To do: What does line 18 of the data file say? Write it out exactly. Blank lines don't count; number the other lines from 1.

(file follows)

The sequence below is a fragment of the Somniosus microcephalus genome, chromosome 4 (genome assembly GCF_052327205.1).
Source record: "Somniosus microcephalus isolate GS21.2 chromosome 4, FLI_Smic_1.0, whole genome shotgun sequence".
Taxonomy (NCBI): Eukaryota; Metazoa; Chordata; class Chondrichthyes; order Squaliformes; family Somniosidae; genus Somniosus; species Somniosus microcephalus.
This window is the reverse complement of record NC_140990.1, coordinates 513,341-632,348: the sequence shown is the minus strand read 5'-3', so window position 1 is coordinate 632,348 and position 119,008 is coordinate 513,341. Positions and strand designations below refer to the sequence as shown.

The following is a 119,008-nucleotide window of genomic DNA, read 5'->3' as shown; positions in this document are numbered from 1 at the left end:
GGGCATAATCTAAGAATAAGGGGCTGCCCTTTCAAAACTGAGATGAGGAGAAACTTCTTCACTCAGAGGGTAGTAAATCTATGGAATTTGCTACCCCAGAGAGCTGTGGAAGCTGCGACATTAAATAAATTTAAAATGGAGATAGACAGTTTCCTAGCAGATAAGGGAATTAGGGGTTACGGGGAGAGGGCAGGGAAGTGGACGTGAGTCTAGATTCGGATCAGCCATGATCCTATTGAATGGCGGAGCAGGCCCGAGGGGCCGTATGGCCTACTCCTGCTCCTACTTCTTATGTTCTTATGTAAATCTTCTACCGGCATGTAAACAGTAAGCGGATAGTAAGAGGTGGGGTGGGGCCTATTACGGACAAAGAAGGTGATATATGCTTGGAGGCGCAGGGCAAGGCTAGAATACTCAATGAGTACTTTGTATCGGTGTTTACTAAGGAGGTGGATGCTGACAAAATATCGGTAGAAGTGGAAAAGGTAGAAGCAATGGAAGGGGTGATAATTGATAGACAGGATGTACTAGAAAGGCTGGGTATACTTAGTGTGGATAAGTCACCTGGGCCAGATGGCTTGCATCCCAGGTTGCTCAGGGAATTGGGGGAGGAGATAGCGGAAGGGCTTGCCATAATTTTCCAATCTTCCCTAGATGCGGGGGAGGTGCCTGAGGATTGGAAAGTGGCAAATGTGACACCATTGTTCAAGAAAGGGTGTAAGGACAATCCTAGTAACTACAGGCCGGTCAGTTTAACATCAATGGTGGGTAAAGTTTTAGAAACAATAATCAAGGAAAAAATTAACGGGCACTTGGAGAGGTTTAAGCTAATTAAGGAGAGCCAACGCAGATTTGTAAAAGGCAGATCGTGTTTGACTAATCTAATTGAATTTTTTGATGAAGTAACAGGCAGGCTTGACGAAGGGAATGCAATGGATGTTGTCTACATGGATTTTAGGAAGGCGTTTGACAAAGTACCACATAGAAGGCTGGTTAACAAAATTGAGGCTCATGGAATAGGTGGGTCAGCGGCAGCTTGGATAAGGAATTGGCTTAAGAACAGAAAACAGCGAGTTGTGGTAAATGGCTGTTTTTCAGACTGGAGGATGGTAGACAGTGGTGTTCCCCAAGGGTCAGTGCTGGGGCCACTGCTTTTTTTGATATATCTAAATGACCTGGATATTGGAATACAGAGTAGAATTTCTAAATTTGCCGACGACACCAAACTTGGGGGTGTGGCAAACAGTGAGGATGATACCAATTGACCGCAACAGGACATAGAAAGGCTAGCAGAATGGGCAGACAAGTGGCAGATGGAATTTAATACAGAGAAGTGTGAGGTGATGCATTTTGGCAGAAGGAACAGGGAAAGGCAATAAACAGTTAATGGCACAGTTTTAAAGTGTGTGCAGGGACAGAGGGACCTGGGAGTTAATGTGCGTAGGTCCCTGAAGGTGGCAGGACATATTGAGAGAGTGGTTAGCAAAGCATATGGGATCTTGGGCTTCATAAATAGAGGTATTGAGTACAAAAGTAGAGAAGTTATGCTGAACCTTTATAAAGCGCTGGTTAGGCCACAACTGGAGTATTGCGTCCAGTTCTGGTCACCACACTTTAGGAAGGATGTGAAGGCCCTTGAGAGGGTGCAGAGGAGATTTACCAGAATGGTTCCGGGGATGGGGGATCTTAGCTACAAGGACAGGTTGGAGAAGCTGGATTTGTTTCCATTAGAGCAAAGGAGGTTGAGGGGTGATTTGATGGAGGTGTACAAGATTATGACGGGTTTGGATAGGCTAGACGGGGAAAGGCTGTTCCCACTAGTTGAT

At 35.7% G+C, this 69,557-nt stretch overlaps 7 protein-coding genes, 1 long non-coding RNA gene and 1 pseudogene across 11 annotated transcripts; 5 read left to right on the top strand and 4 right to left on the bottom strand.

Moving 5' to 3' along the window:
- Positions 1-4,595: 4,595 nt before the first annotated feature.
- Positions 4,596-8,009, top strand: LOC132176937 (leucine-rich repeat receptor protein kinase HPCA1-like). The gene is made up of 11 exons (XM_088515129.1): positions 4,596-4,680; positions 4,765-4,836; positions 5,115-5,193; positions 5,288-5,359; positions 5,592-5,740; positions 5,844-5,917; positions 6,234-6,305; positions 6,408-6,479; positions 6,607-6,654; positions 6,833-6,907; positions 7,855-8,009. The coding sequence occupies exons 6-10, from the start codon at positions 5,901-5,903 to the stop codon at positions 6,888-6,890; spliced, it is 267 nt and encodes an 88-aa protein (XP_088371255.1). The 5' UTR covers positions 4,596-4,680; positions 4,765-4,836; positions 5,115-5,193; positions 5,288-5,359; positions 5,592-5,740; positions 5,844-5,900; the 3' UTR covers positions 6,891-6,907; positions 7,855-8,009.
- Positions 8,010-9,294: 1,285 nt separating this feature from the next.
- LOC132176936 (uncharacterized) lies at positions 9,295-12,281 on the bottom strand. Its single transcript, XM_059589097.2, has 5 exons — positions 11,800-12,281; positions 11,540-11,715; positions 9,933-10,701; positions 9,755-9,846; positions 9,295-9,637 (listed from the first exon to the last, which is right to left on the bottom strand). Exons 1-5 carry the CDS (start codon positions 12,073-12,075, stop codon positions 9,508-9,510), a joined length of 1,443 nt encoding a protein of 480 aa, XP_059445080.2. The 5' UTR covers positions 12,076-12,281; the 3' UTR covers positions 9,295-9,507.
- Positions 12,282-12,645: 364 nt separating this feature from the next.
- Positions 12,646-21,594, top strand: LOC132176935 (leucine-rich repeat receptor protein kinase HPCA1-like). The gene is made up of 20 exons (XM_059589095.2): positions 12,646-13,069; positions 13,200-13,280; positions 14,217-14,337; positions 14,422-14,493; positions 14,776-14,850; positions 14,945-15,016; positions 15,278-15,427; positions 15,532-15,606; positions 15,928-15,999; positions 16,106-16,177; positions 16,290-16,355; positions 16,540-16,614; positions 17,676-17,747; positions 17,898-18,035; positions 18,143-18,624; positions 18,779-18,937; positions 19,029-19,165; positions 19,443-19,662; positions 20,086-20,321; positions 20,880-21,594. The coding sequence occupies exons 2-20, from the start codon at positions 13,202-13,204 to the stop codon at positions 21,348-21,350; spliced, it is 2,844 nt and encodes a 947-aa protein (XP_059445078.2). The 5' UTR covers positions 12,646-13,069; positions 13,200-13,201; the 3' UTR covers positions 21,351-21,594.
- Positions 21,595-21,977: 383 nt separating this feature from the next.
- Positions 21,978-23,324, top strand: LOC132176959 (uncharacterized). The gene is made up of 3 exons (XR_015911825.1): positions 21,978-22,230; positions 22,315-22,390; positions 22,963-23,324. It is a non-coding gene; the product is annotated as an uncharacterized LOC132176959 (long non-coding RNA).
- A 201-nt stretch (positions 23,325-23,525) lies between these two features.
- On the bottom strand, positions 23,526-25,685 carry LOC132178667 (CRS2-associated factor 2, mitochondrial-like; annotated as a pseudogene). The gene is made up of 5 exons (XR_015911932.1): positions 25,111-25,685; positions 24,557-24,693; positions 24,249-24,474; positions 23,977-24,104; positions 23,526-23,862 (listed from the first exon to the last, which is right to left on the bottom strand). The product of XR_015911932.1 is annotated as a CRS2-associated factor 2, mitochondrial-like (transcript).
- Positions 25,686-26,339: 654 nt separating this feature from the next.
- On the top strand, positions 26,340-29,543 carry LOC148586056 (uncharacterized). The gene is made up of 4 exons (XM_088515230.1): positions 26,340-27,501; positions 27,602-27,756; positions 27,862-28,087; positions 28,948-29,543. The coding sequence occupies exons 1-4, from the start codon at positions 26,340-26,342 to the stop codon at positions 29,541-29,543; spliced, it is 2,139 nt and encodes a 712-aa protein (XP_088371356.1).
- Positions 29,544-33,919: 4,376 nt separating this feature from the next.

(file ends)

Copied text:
- On the bottom strand, positions 23,526-25,685 carry LOC132178667 (CRS2-associated factor 2, mitochondrial-like; annotated as a pseudogene). The gene is made up of 5 exons (XR_015911932.1): positions 25,111-25,685; positions 24,557-24,693; positions 24,249-24,474; positions 23,977-24,104; positions 23,526-23,862 (listed from the first exon to the last, which is right to left on the bottom strand). The product of XR_015911932.1 is annotated as a CRS2-associated factor 2, mitochondrial-like (transcript).